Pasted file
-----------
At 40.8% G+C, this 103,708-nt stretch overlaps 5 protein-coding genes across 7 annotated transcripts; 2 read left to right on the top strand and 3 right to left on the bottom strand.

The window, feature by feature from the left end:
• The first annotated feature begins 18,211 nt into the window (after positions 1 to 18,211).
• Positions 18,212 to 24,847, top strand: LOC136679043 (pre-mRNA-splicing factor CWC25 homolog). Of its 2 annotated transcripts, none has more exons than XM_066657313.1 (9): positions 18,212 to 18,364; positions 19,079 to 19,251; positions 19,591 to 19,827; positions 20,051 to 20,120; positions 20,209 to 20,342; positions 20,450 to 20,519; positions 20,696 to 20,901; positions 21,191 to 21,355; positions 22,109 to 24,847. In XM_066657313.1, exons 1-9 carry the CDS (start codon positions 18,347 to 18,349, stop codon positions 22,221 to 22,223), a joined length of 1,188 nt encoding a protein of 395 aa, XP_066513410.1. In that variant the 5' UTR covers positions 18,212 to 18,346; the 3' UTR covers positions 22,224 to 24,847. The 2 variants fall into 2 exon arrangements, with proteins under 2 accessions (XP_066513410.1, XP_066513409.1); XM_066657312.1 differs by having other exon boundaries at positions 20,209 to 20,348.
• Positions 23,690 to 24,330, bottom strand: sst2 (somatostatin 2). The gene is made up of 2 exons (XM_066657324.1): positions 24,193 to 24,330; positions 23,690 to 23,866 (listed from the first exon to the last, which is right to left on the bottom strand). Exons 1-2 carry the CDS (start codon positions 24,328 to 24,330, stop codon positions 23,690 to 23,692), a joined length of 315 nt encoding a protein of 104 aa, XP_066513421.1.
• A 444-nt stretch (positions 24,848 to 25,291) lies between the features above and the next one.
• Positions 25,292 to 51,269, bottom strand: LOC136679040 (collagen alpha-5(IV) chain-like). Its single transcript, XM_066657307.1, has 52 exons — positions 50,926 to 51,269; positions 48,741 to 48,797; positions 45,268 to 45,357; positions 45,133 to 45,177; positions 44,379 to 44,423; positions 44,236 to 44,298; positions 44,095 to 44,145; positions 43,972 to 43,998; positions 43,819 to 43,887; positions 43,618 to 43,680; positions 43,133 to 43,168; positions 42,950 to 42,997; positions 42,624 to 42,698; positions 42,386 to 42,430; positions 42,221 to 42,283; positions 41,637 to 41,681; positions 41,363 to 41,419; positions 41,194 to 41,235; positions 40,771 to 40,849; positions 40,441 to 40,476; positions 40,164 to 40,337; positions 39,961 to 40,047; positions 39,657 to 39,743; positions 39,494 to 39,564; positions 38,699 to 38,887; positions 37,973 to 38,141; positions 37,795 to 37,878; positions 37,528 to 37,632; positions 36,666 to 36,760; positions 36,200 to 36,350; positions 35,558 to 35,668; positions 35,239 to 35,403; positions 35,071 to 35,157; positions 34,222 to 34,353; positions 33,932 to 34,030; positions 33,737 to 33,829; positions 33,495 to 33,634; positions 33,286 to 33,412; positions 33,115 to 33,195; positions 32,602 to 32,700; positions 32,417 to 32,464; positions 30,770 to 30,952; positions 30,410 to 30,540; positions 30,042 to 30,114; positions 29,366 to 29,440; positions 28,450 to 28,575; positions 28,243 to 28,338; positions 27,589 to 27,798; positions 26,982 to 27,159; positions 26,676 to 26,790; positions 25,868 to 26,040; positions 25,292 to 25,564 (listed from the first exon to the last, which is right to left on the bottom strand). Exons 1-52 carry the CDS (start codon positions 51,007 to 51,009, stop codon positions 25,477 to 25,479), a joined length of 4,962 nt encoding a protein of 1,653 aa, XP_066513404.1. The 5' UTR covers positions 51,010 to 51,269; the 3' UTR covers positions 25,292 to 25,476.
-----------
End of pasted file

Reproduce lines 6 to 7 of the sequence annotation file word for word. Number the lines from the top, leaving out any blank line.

• A 444-nt stretch (positions 24,848 to 25,291) lies between the features above and the next one.
• Positions 25,292 to 51,269, bottom strand: LOC136679040 (collagen alpha-5(IV) chain-like). Its single transcript, XM_066657307.1, has 52 exons — positions 50,926 to 51,269; positions 48,741 to 48,797; positions 45,268 to 45,357; positions 45,133 to 45,177; positions 44,379 to 44,423; positions 44,236 to 44,298; positions 44,095 to 44,145; positions 43,972 to 43,998; positions 43,819 to 43,887; positions 43,618 to 43,680; positions 43,133 to 43,168; positions 42,950 to 42,997; positions 42,624 to 42,698; positions 42,386 to 42,430; positions 42,221 to 42,283; positions 41,637 to 41,681; positions 41,363 to 41,419; positions 41,194 to 41,235; positions 40,771 to 40,849; positions 40,441 to 40,476; positions 40,164 to 40,337; positions 39,961 to 40,047; positions 39,657 to 39,743; positions 39,494 to 39,564; positions 38,699 to 38,887; positions 37,973 to 38,141; positions 37,795 to 37,878; positions 37,528 to 37,632; positions 36,666 to 36,760; positions 36,200 to 36,350; positions 35,558 to 35,668; positions 35,239 to 35,403; positions 35,071 to 35,157; positions 34,222 to 34,353; positions 33,932 to 34,030; positions 33,737 to 33,829; positions 33,495 to 33,634; positions 33,286 to 33,412; positions 33,115 to 33,195; positions 32,602 to 32,700; positions 32,417 to 32,464; positions 30,770 to 30,952; positions 30,410 to 30,540; positions 30,042 to 30,114; positions 29,366 to 29,440; positions 28,450 to 28,575; positions 28,243 to 28,338; positions 27,589 to 27,798; positions 26,982 to 27,159; positions 26,676 to 26,790; positions 25,868 to 26,040; positions 25,292 to 25,564 (listed from the first exon to the last, which is right to left on the bottom strand). Exons 1-52 carry the CDS (start codon positions 51,007 to 51,009, stop codon positions 25,477 to 25,479), a joined length of 4,962 nt encoding a protein of 1,653 aa, XP_066513404.1. The 5' UTR covers positions 51,010 to 51,269; the 3' UTR covers positions 25,292 to 25,476.